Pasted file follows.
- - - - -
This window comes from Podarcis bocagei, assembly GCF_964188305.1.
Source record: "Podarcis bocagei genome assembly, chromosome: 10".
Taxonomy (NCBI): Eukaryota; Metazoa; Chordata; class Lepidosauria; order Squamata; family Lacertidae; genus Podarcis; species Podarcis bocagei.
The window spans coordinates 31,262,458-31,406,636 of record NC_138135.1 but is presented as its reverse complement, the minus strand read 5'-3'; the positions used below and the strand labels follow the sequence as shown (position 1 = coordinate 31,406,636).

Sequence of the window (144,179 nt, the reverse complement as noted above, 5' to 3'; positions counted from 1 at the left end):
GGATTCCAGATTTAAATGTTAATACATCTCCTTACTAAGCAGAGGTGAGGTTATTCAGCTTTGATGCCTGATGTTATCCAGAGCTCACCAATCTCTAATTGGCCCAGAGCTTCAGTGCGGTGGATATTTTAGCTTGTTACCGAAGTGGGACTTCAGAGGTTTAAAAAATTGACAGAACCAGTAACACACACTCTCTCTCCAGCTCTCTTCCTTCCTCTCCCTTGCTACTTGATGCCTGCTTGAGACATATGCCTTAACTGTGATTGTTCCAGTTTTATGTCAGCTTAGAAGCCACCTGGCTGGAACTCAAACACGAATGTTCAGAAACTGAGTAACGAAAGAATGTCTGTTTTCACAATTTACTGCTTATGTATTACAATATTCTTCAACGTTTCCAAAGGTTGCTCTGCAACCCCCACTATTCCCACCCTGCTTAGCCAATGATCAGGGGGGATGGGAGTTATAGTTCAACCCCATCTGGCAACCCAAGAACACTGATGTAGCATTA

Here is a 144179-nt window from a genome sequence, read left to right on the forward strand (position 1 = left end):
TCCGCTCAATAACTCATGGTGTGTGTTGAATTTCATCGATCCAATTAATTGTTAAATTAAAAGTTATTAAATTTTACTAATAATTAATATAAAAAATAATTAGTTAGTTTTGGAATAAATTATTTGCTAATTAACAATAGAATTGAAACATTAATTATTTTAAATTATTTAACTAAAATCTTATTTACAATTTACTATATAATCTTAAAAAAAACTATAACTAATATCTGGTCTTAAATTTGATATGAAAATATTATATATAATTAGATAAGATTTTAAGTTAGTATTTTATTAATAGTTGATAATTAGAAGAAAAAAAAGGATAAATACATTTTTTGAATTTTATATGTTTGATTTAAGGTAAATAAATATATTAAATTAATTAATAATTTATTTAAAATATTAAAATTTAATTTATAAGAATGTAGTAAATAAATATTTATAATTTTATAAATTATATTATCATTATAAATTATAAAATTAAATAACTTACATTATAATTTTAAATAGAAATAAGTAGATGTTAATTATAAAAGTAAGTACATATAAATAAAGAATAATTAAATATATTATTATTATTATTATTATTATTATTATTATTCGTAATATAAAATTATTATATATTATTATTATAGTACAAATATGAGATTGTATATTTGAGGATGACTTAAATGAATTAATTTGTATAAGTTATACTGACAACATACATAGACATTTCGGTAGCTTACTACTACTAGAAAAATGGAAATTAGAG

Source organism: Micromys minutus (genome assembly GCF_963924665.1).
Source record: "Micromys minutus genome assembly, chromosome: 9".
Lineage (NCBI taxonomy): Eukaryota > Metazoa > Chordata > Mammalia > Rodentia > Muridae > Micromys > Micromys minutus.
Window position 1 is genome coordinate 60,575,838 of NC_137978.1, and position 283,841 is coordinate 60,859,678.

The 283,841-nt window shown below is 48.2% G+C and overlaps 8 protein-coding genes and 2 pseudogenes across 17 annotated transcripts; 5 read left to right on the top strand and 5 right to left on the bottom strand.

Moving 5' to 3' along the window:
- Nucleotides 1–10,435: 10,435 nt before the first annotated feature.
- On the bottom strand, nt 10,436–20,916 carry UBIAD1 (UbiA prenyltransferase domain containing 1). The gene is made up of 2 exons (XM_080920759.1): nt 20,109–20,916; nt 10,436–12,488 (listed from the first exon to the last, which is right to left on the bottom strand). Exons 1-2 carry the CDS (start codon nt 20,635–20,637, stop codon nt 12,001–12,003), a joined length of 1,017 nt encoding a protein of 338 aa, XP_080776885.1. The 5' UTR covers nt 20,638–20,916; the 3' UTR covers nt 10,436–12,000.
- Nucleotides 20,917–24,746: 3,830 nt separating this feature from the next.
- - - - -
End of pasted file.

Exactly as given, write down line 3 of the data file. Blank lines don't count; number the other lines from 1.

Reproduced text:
Taxonomy (NCBI): Eukaryota; Metazoa; Chordata; class Lepidosauria; order Squamata; family Lacertidae; genus Podarcis; species Podarcis bocagei.